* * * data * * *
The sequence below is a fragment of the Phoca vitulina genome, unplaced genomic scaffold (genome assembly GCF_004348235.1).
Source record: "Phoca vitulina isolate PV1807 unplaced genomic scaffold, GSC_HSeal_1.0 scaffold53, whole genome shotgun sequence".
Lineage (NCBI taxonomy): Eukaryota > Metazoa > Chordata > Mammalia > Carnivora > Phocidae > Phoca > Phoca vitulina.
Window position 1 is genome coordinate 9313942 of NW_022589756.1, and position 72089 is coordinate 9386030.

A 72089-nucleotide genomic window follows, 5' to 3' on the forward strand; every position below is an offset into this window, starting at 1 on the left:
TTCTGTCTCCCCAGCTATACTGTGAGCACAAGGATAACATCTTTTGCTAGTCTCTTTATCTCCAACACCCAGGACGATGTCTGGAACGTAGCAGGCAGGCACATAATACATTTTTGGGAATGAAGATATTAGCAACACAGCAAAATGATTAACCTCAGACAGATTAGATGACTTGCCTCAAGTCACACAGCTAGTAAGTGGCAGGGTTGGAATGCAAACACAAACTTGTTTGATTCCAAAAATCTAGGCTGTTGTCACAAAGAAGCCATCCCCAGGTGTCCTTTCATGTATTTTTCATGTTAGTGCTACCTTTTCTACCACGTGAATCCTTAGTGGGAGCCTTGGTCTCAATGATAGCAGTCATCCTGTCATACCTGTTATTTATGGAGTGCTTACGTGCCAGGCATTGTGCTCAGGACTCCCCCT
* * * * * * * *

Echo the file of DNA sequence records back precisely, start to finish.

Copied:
The sequence below is a fragment of the Phoca vitulina genome, unplaced genomic scaffold (genome assembly GCF_004348235.1).
Source record: "Phoca vitulina isolate PV1807 unplaced genomic scaffold, GSC_HSeal_1.0 scaffold53, whole genome shotgun sequence".
Lineage (NCBI taxonomy): Eukaryota > Metazoa > Chordata > Mammalia > Carnivora > Phocidae > Phoca > Phoca vitulina.
Window position 1 is genome coordinate 9313942 of NW_022589756.1, and position 72089 is coordinate 9386030.

A 72089-nucleotide genomic window follows, 5' to 3' on the forward strand; every position below is an offset into this window, starting at 1 on the left:
TTCTGTCTCCCCAGCTATACTGTGAGCACAAGGATAACATCTTTTGCTAGTCTCTTTATCTCCAACACCCAGGACGATGTCTGGAACGTAGCAGGCAGGCACATAATACATTTTTGGGAATGAAGATATTAGCAACACAGCAAAATGATTAACCTCAGACAGATTAGATGACTTGCCTCAAGTCACACAGCTAGTAAGTGGCAGGGTTGGAATGCAAACACAAACTTGTTTGATTCCAAAAATCTAGGCTGTTGTCACAAAGAAGCCATCCCCAGGTGTCCTTTCATGTATTTTTCATGTTAGTGCTACCTTTTCTACCACGTGAATCCTTAGTGGGAGCCTTGGTCTCAATGATAGCAGTCATCCTGTCATACCTGTTATTTATGGAGTGCTTACGTGCCAGGCATTGTGCTCAGGACTCCCCCT